‘N Sync’s Lance Bass Films Day of Silence PSA to Help Promote Tolerance
Students from a record 6,500 middle and high schools have registered as participants in GLSEN’s 12th annual National Day of Silence on Friday to bring attention to anti-lesbian, gay, bisexual and transgender name-calling, bullying and harassment. The event is being held this year in memory of Lawrence King, a 15-year-old from Oxnard, Calif., who was shot and killed in school on Feb. 12 because of his sexual orientation and gender expression.
Hundreds of thousands of students are expected to participate, from middle school to college.
“Young people from across the country have heard about this horrible tragedy and are coming together on the Day of Silence to show their support for safe schools for all students,” said Kevin Jennings, executive director of GLSEN, the Gay, Lesbian and Straight Education Network, the event’s national sponsor. “The Day of Silence brings hope to hundreds of thousands of students that their schools and their world can be safer and more tolerant places.
“Created by students, organized by students and led by students, the Day of Silence is a perfect example of the progress that can come about when people rally around a positive message.”
Students from the University of Virginia created the Day of Silence in 1996. GLSEN became national sponsor in 2001. Students from nearly 5,000 schools registered as participants last year.
Lawrence King’s murder has brought renewed attention to the bullying problem in schools, prompting former ‘N Sync singer Lance Bass to film a PSA about the Day of Silence (http://www.youtube.com/watch?v=ah5eUz6iT9s).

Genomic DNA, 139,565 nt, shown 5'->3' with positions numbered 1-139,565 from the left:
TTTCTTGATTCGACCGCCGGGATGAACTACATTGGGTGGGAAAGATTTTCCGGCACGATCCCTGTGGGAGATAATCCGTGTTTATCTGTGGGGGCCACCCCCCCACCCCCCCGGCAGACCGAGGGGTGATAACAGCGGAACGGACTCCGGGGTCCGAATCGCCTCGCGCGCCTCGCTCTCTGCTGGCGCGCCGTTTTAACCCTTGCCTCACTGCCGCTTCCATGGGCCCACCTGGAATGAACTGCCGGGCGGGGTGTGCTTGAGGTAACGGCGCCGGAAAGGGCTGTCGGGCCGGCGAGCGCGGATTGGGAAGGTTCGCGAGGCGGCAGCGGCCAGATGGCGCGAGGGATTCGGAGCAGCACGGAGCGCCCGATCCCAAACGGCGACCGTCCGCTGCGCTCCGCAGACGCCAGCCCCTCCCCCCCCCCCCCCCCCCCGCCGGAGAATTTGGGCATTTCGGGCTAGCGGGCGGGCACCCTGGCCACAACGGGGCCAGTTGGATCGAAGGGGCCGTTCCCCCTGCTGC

"I am honored to help raise awareness about the National Day of Silence on April 25," Bass said. "This year’s event is particularly important because of the recent murder of 15-year-old Lawrence King. Every student deserves to feel safe in school, and I hope my name and voice can help inspire others to support this cause."
Like many LGBT youth, King endured regular bullying and harassment because of his sexual orientation and gender expression. Four out of five LGBT youth experience harassment in school because of their sexual orientation every year, according to GLSEN’s 2005 National School Climate Survey.
Learn more at www.dayofsilence.org.
GLSEN, the Gay, Lesbian and Straight Education Network, is the leading national education organization focused on ensuring safe schools for all students. Established nationally in 1995, GLSEN envisions a world in which every child learns to respect and accept all people, regardless of sexual orientation or gender identity/expression. For more information on our educator resources, research, public policy agenda, student organizing programs or development initiatives, visit www.glsen.org.